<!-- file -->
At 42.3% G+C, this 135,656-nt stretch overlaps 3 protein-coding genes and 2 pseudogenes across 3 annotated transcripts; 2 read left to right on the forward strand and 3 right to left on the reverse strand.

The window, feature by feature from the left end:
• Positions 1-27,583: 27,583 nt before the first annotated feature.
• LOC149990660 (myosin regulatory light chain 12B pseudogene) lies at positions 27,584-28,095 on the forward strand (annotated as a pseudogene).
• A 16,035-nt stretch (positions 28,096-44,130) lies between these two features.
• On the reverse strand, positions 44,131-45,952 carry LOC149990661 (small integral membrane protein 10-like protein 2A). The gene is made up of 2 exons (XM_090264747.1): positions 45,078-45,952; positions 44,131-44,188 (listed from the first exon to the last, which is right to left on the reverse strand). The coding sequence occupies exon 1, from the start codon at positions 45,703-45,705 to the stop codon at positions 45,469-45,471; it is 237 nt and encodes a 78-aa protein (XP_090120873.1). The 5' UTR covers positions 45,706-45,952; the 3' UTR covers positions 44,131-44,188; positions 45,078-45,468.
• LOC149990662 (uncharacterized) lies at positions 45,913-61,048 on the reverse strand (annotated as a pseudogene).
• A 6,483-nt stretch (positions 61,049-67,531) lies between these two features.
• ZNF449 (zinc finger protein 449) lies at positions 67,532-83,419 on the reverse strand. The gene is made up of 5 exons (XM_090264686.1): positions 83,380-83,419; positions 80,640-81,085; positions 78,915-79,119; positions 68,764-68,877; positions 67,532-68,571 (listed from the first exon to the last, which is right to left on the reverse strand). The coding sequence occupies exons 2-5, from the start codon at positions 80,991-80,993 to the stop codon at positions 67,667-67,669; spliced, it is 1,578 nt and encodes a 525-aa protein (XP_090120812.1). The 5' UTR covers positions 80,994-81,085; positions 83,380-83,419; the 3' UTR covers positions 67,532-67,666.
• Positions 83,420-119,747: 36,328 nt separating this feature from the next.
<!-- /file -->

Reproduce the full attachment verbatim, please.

At 42.3% G+C, this 135,656-nt stretch overlaps 3 protein-coding genes and 2 pseudogenes across 3 annotated transcripts; 2 read left to right on the forward strand and 3 right to left on the reverse strand.

The window, feature by feature from the left end:
• Positions 1-27,583: 27,583 nt before the first annotated feature.
• LOC149990660 (myosin regulatory light chain 12B pseudogene) lies at positions 27,584-28,095 on the forward strand (annotated as a pseudogene).
• A 16,035-nt stretch (positions 28,096-44,130) lies between these two features.
• On the reverse strand, positions 44,131-45,952 carry LOC149990661 (small integral membrane protein 10-like protein 2A). The gene is made up of 2 exons (XM_090264747.1): positions 45,078-45,952; positions 44,131-44,188 (listed from the first exon to the last, which is right to left on the reverse strand). The coding sequence occupies exon 1, from the start codon at positions 45,703-45,705 to the stop codon at positions 45,469-45,471; it is 237 nt and encodes a 78-aa protein (XP_090120873.1). The 5' UTR covers positions 45,706-45,952; the 3' UTR covers positions 44,131-44,188; positions 45,078-45,468.
• LOC149990662 (uncharacterized) lies at positions 45,913-61,048 on the reverse strand (annotated as a pseudogene).
• A 6,483-nt stretch (positions 61,049-67,531) lies between these two features.
• ZNF449 (zinc finger protein 449) lies at positions 67,532-83,419 on the reverse strand. The gene is made up of 5 exons (XM_090264686.1): positions 83,380-83,419; positions 80,640-81,085; positions 78,915-79,119; positions 68,764-68,877; positions 67,532-68,571 (listed from the first exon to the last, which is right to left on the reverse strand). The coding sequence occupies exons 2-5, from the start codon at positions 80,991-80,993 to the stop codon at positions 67,667-67,669; spliced, it is 1,578 nt and encodes a 525-aa protein (XP_090120812.1). The 5' UTR covers positions 80,994-81,085; positions 83,380-83,419; the 3' UTR covers positions 67,532-67,666.
• Positions 83,420-119,747: 36,328 nt separating this feature from the next.